Because asking judges to try to refrain from inserting personal opinions and sitting as a superlegislature is simply not allowing them the full breadth of their ability to impact our lives.

    In fact, since we are having our politicians RIGHT AND LEFT design a Supreme Court for us, we probably should simply do away with precedent entirely and fly by the latest fads and pop culture whims to decide how to govern ourselves.

    Leftists will appoint leftist judges and when they win national office, we should have all rulings rigged in their favor.

    Right wing politicians should appoint right wing judges and every ruling should reflect their personal worldviews. They should not be constrained by anything as silly as a few hundred years of precedent, nor should they be confined by codified law.

    It may be a roller coaster ride, with a horribly unstable set of tracks, but we strap ourselves in and pull the levers four years later to start another ride.

    I think this is a great idea. For a banana republic.

    cfbleachers (4040c7)

  10. Again, all of this, merely “emotion” ? Is it true that what is in your heart, “one’s deepest values, one’s core concerns, one’s broader perspectives on how the world works and the depth and breadth of one’s empathy.” Is merely emotion for you? That’s sad.

    What does any of that drivel have to do with the law and the Constitution, as written?

    I know, expecting stef or Levi to engage this honestly is like hoping for the Powerball numbers to magically appear, but one can keep hoping.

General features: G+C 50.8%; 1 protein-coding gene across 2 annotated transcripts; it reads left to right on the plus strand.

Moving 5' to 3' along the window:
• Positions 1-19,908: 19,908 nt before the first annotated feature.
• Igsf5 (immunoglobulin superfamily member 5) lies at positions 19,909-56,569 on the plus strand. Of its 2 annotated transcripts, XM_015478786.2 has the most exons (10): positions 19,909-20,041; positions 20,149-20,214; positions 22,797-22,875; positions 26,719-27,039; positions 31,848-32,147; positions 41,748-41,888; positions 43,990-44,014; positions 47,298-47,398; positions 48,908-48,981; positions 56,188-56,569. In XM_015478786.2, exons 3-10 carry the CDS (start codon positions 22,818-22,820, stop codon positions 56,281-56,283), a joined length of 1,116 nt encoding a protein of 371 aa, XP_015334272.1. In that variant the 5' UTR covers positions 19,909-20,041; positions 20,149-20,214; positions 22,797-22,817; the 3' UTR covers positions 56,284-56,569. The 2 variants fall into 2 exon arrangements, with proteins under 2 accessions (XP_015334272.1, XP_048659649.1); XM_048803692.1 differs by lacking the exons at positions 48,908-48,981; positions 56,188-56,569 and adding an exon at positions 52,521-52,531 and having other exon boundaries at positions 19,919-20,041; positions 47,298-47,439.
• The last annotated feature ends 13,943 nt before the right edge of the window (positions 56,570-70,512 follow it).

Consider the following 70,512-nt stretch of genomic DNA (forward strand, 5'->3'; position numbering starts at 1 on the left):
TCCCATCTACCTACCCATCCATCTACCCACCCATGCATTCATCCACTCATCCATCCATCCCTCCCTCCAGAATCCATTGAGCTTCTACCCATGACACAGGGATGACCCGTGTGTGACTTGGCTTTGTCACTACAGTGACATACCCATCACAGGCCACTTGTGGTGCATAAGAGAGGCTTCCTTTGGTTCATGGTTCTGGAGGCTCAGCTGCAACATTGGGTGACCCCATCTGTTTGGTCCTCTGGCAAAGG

JD (75f5c3)

  11. Note well that this is straight out of the leftist / radical play book — throw out the world of principle and law developed over centuries and replace these with the subjective policy expediencies of the moment satisfying the most primitive emotions of the particular individuals on the court, i.e. substitute the rule of law for the rule of men.

    PrestoPundit (ff5e16)

  12. “From the gist of your posts, you are fine with Supreme Court Justices utilizing what’s in their hearts to make up the final factors in deciding cases.”

    I don’t think its mere emotion, but I do think that judges are going to, rather inescapably, decide between right and wrong. Holmes, who upheld many laws he disagreed with, said “The life of the law has not been logic, it has been experience.”

    “They should not be constrained by anything as silly as a few hundred years of precedent, nor should they be confined by codified law.”

    You mean like thomas?

    “What does any of that drivel have to do with the law and the Constitution, as written?”

    Deep values, core concerns, and empathy aren’t drivel. The constitution as written says that the judicial power belongs to the courts. I can’t imagine judging that doesn’t involve those things.

    Here is an instructive case. I still havent picked my favorite opinion:

    http://www.nullapoena.de/stud/explorers.html

    stef (bd5377)

  13. the critical ingredient is supplied by what is in the judge’s heart

    The lawmaker’s heart, that was presumably employed in crafting the law, is therefore irrelevant. And this from a sitting senator.

    Another way of looking at it – the judge who decides based on the written law, using judicial restraint, based on what he believes is the proper role of a judge – is he not using his heart? Is the rule of law not an ideal that can be cherished in one’s heart? It used to be.

    Amphipolis (fdbc48)

  14. “The lawmaker’s heart, that was presumably employed in crafting the law, is therefore irrelevant. And this from a sitting senator.”